Working with SOEs

This page presents all relevant good practice case studies that showcase how business have addressed the Working with SOEs dilemma. Case studies have been developed in close collaboration with a range of multi-national companies and relevant government, inter-governmental and civil society stakeholders. We also draw on public domain sources, including the UN Global Compact's own published Communications on Progress through which signatories are required to report on their performance against the Ten Principles.

The case studies explore the specific dilemmas and challenges faced by each organisation, good practice actions they have taken to resolve them and the results of such action. We reference challenges as well as achievements and invite you to submit commentary and suggestions through the Forum.

GE collaborates with SOE to address potential misuse of its products - China:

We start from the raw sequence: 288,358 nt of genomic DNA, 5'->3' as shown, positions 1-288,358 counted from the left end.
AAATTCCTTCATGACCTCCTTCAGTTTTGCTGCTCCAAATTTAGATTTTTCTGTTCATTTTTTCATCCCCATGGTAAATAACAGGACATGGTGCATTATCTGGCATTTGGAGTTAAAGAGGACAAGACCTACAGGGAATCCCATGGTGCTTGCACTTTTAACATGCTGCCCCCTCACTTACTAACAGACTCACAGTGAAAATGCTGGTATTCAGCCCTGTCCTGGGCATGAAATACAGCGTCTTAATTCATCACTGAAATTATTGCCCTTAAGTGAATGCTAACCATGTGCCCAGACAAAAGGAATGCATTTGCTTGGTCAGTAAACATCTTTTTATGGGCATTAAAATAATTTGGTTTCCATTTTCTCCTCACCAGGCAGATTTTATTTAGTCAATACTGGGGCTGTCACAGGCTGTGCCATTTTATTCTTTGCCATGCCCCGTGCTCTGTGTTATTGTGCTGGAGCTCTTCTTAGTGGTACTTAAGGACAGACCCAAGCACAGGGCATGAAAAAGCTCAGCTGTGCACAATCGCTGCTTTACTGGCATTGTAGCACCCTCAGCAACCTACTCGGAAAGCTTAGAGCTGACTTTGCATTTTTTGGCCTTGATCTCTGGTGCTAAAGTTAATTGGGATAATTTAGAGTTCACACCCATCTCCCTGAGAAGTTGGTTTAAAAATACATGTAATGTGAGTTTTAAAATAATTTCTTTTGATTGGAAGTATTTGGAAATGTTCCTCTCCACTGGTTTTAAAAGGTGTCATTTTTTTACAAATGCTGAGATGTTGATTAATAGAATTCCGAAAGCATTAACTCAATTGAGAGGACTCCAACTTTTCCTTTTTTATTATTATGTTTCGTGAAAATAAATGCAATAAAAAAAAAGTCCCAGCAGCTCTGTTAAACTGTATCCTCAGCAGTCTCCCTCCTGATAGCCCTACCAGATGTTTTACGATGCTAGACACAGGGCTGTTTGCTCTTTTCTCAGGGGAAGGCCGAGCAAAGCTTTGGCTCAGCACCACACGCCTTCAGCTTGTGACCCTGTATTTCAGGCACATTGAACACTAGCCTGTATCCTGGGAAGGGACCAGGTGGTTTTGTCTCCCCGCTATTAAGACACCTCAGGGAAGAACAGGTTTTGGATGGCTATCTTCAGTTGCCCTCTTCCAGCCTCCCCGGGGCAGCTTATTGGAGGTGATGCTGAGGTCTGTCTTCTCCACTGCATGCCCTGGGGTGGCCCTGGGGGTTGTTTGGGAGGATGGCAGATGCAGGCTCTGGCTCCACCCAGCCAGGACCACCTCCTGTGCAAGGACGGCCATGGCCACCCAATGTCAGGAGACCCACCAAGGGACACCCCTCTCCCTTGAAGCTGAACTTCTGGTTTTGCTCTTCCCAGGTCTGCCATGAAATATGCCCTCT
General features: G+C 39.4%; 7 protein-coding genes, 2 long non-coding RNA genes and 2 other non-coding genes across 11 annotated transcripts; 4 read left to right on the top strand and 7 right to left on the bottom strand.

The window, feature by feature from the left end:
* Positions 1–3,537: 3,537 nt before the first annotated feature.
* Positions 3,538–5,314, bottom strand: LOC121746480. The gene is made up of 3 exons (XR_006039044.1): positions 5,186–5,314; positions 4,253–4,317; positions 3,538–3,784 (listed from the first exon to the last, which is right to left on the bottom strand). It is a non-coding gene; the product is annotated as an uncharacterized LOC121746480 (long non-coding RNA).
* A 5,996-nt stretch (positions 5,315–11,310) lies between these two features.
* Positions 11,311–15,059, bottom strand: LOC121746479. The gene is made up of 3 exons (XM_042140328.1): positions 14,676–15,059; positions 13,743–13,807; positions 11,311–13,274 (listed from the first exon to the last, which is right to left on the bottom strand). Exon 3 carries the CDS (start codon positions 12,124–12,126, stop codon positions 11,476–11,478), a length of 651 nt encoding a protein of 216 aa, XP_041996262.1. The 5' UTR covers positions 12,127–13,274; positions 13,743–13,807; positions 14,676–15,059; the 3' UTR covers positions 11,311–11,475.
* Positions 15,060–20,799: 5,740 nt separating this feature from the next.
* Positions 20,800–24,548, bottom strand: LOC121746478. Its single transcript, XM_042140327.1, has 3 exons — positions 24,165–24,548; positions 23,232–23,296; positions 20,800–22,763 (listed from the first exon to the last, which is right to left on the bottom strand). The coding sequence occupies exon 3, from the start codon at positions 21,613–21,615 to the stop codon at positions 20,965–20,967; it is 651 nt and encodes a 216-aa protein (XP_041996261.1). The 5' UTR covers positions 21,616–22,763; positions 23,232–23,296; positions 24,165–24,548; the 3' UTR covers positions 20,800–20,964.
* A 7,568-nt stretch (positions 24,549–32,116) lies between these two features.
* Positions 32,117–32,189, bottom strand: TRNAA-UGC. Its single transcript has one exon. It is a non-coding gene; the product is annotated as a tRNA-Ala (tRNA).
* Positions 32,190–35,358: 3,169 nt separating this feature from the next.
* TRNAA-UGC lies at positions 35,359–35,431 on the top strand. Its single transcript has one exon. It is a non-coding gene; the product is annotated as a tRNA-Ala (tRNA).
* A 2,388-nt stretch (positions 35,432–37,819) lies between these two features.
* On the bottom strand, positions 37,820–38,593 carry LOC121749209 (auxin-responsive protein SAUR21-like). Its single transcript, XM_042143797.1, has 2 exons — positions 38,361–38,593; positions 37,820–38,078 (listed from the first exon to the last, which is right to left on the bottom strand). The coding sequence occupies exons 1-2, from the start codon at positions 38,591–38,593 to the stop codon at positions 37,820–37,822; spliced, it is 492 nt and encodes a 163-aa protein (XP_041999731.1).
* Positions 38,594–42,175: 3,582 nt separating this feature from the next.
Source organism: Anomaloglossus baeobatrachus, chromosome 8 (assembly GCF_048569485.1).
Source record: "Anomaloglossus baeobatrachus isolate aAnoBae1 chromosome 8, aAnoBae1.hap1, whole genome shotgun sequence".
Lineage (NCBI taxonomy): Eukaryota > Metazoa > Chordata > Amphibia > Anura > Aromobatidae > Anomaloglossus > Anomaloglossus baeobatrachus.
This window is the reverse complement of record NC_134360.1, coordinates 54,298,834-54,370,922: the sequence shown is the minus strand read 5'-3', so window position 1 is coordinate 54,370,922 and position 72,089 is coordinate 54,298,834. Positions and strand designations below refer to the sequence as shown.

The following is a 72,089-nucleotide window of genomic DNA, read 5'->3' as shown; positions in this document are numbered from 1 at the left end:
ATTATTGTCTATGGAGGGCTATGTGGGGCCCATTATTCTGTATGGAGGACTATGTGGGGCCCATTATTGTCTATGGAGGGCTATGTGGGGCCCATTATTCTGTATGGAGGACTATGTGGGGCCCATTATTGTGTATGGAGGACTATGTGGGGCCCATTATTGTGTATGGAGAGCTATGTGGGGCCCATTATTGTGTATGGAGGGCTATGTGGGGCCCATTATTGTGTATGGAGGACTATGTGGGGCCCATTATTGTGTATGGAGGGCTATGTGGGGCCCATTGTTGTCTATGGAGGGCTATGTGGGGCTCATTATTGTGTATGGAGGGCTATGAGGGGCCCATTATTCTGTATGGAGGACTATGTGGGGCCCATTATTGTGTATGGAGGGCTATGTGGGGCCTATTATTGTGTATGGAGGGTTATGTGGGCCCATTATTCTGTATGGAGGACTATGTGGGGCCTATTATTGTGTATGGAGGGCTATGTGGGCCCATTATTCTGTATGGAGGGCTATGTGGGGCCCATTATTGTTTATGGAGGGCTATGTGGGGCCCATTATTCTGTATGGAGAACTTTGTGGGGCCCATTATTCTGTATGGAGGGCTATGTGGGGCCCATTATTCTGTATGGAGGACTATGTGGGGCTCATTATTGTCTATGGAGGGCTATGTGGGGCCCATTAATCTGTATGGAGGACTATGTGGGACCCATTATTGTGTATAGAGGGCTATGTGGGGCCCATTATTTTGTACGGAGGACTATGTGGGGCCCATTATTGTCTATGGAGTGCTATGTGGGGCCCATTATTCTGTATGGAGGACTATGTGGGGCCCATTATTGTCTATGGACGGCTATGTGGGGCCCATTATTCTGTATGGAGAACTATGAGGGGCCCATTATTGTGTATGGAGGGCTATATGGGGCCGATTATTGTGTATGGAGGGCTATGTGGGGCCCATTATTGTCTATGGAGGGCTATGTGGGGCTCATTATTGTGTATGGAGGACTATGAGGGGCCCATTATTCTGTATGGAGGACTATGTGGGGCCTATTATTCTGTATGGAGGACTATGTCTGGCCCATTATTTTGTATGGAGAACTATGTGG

In 2011, General Electric (GE), one of the leaders in the global aviation industry producing jet engines and other airplane technology, entered into a joint-venture agreement with Aviation Industry Corporation of China (AVIC), a state-owned enterprise, in a bid to help the government of China to become competitive in the production of commercial jetliners. As part of this partnership, GE allegedly agreed to share its leading-edge airplane computer technology. This is in addition to GE’s already existing business in China on supplying jet engines. Concerns were expressed that the deal could enable the Chinese government to advance its military aviation with the use of knowledge gained in business partnership with GE. The showing of the Chinese prototype of the Pentagon’s stealth fighter by the state military, as well as the fact of AVIC being a supplier of China’s military aircraft and weapons system have contributed to these concerns. GE shared that the agreement to seal the deal was reached after the company had briefed US commerce, defense and state departments. The AVIC was also acknowledged to be an old and trusted partner of GE’s. GE assured that the joint venture’s (JV) offices and computer and data systems would be different from those used by the military arm of AVIC’s. GE also shared that it took some further measures to address the concerns, such as imposing strict limits on employment of Chinese nationals with military or intelligence background, as well as the mandatory requirement that employees of the JV shall wait for a period of two years before doing work on any military project of AVIC’s. GE executives also maintained that a board committee entrusted with overseeing the compliance of the Chinese partner with these requirements was under the control of GE’s and had the power to overrule the full board in case of disputes.